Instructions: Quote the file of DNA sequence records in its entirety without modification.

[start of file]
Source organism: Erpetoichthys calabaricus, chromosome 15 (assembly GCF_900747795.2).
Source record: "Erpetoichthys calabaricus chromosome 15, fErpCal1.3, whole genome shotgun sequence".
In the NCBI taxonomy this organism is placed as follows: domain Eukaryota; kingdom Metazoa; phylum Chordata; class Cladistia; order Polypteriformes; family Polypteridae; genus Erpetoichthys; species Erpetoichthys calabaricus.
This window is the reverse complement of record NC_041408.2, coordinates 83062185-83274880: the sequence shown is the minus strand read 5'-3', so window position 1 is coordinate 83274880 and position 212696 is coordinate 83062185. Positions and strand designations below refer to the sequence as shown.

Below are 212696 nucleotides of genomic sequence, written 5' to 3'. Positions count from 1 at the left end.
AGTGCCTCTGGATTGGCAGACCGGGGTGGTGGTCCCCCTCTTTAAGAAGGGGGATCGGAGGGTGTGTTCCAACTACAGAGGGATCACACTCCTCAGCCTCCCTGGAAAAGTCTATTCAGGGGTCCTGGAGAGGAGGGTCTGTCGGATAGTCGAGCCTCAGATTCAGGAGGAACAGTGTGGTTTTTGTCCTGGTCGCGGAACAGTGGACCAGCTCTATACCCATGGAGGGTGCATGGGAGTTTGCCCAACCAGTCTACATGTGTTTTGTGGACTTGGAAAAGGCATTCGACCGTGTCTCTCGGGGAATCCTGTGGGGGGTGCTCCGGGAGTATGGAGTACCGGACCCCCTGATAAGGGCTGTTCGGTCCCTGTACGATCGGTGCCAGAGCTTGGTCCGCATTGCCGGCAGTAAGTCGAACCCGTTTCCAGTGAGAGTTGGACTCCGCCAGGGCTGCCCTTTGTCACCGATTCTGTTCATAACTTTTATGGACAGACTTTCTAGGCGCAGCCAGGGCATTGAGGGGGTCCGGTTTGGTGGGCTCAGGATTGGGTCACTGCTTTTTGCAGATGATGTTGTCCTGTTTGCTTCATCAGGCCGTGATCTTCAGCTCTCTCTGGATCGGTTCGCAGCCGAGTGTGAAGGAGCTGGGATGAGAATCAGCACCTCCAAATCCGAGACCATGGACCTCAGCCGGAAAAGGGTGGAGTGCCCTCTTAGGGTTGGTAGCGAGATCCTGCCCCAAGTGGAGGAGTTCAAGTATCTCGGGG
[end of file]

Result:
Source organism: Erpetoichthys calabaricus, chromosome 15 (assembly GCF_900747795.2).
Source record: "Erpetoichthys calabaricus chromosome 15, fErpCal1.3, whole genome shotgun sequence".
In the NCBI taxonomy this organism is placed as follows: domain Eukaryota; kingdom Metazoa; phylum Chordata; class Cladistia; order Polypteriformes; family Polypteridae; genus Erpetoichthys; species Erpetoichthys calabaricus.
This window is the reverse complement of record NC_041408.2, coordinates 83062185-83274880: the sequence shown is the minus strand read 5'-3', so window position 1 is coordinate 83274880 and position 212696 is coordinate 83062185. Positions and strand designations below refer to the sequence as shown.

Below are 212696 nucleotides of genomic sequence, written 5' to 3'. Positions count from 1 at the left end.
AGTGCCTCTGGATTGGCAGACCGGGGTGGTGGTCCCCCTCTTTAAGAAGGGGGATCGGAGGGTGTGTTCCAACTACAGAGGGATCACACTCCTCAGCCTCCCTGGAAAAGTCTATTCAGGGGTCCTGGAGAGGAGGGTCTGTCGGATAGTCGAGCCTCAGATTCAGGAGGAACAGTGTGGTTTTTGTCCTGGTCGCGGAACAGTGGACCAGCTCTATACCCATGGAGGGTGCATGGGAGTTTGCCCAACCAGTCTACATGTGTTTTGTGGACTTGGAAAAGGCATTCGACCGTGTCTCTCGGGGAATCCTGTGGGGGGTGCTCCGGGAGTATGGAGTACCGGACCCCCTGATAAGGGCTGTTCGGTCCCTGTACGATCGGTGCCAGAGCTTGGTCCGCATTGCCGGCAGTAAGTCGAACCCGTTTCCAGTGAGAGTTGGACTCCGCCAGGGCTGCCCTTTGTCACCGATTCTGTTCATAACTTTTATGGACAGACTTTCTAGGCGCAGCCAGGGCATTGAGGGGGTCCGGTTTGGTGGGCTCAGGATTGGGTCACTGCTTTTTGCAGATGATGTTGTCCTGTTTGCTTCATCAGGCCGTGATCTTCAGCTCTCTCTGGATCGGTTCGCAGCCGAGTGTGAAGGAGCTGGGATGAGAATCAGCACCTCCAAATCCGAGACCATGGACCTCAGCCGGAAAAGGGTGGAGTGCCCTCTTAGGGTTGGTAGCGAGATCCTGCCCCAAGTGGAGGAGTTCAAGTATCTCGGGG